Waste More, Want More: The Adage of the Age of Electronics

written by Elise Miller, MEd
Director 

NOTE: While CHE primarily highlights emerging environmental health science, we also occasionally bring attention to how this new research is being applied (or not) to decision-making in the marketplace and regulatory policies. 

Every day new mountains are being born—not because of shifting plate tectonics but due to electronic waste, the fastest growing source of waste in the world. This is not news to most people, but what may be surprising is that many of the old computers and phones you thought you were being responsibly recycled are actually being shipped thousands of miles overseas. This is according Basel Action Network, which partnered with MIT to put geo-tracking devices in old electronics to see where they actually ended up. In their investigation, reported Monday, it was found that almost a third of old electronics taken in by even a couple of the most reputable electronic recycling companies in the US went to other countries—despite these companies stating explicitly that they did not allow this practice.

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Scientific Consensus Statements on the Role of Environmental Chemicals in Diabetes, Obesity, and Metabolism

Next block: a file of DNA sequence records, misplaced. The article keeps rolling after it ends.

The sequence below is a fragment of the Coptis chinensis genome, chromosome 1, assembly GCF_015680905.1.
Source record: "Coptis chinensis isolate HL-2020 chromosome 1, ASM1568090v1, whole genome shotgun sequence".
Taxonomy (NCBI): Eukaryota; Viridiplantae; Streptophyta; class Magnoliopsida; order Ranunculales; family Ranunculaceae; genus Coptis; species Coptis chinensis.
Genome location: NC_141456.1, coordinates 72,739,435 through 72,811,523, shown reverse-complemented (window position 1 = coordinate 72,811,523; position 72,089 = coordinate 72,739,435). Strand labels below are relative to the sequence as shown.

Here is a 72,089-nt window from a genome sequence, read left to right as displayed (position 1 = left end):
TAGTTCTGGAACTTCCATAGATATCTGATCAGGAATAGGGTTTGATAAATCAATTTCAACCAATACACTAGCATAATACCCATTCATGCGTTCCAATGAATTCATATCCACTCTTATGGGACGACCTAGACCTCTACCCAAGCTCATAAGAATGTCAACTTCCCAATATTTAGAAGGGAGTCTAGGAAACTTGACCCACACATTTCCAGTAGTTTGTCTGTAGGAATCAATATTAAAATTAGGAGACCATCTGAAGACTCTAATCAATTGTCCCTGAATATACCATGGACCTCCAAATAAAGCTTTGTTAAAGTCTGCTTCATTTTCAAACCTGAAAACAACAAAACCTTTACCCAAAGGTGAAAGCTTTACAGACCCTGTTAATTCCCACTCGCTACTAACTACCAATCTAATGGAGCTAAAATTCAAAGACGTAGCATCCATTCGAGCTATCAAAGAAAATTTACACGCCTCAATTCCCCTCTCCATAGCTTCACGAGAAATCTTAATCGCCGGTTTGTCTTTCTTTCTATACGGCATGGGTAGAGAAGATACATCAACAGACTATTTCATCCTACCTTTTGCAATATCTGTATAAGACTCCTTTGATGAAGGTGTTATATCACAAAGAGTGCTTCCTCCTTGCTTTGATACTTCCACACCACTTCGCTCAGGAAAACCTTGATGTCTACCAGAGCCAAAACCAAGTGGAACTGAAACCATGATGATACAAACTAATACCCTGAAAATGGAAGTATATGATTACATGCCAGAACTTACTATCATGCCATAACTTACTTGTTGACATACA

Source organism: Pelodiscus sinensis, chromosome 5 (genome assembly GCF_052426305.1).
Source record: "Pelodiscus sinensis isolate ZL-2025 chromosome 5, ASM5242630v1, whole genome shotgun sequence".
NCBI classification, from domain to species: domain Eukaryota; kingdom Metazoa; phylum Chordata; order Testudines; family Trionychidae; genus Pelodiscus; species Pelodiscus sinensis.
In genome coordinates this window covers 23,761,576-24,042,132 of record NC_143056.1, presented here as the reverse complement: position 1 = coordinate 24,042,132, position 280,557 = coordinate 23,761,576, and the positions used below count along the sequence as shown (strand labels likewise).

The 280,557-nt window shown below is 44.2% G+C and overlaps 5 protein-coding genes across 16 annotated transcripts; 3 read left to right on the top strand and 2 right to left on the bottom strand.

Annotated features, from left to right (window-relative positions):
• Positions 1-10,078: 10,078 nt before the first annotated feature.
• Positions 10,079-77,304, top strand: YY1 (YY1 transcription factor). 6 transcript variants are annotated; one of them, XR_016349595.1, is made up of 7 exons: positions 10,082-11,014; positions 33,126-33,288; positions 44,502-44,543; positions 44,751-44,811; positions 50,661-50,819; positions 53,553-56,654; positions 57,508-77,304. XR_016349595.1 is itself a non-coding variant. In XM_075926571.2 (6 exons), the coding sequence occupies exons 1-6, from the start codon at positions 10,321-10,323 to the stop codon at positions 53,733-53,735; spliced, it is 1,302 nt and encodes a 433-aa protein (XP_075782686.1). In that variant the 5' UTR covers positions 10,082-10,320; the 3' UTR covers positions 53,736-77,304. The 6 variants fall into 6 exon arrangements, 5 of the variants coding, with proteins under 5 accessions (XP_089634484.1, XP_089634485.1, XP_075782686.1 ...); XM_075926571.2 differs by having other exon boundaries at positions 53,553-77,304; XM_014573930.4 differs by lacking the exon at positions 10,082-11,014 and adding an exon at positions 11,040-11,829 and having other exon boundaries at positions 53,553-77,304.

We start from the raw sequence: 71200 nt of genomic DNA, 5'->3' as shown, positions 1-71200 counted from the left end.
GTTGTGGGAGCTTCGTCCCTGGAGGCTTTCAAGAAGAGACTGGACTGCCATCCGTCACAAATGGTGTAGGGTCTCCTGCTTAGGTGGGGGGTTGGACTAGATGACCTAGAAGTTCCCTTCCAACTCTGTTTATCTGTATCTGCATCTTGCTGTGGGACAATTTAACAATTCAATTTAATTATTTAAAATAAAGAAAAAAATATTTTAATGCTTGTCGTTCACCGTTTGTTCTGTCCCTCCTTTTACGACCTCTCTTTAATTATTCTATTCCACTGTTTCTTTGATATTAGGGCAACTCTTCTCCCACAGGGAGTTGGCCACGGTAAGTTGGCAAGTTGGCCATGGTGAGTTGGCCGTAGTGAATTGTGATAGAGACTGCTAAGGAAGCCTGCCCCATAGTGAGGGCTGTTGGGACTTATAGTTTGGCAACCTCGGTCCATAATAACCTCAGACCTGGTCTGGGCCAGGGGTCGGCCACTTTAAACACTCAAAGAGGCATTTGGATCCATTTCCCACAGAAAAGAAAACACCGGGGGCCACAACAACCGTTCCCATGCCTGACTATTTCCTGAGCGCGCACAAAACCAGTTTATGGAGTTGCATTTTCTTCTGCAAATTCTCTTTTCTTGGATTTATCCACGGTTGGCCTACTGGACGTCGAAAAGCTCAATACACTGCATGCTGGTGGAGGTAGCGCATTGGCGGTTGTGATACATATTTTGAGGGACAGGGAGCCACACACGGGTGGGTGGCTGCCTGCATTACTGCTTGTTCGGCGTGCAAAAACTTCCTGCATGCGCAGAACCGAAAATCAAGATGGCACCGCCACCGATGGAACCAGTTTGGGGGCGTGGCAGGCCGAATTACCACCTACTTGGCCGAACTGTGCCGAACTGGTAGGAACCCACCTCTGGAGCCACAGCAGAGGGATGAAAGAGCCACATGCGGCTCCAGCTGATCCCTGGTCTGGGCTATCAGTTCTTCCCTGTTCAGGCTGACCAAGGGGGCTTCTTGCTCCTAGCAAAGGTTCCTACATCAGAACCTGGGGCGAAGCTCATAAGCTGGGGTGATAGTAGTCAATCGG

written by Sarah Howard
Coordinator of the Diabetes-Obesity Working Group

Sarah Howard

Two worldwide gatherings of experts have published consensus statements on the role of environmental chemicals in diabetes, obesity, and metabolism:

The Parma Statement was based on a workshop held in Parma, Italy, in May 2014, and the Uppsala Statement was based on a workshop held in Uppsala, Sweden, in October 2015.

Both focus on guiding future scientific research in the field, but also contain recommendations for policy makers, health care providers, and other professionals. Both call for reducing environmental chemical exposures, especially in early life, to help prevent the development of metabolic problems later in life.

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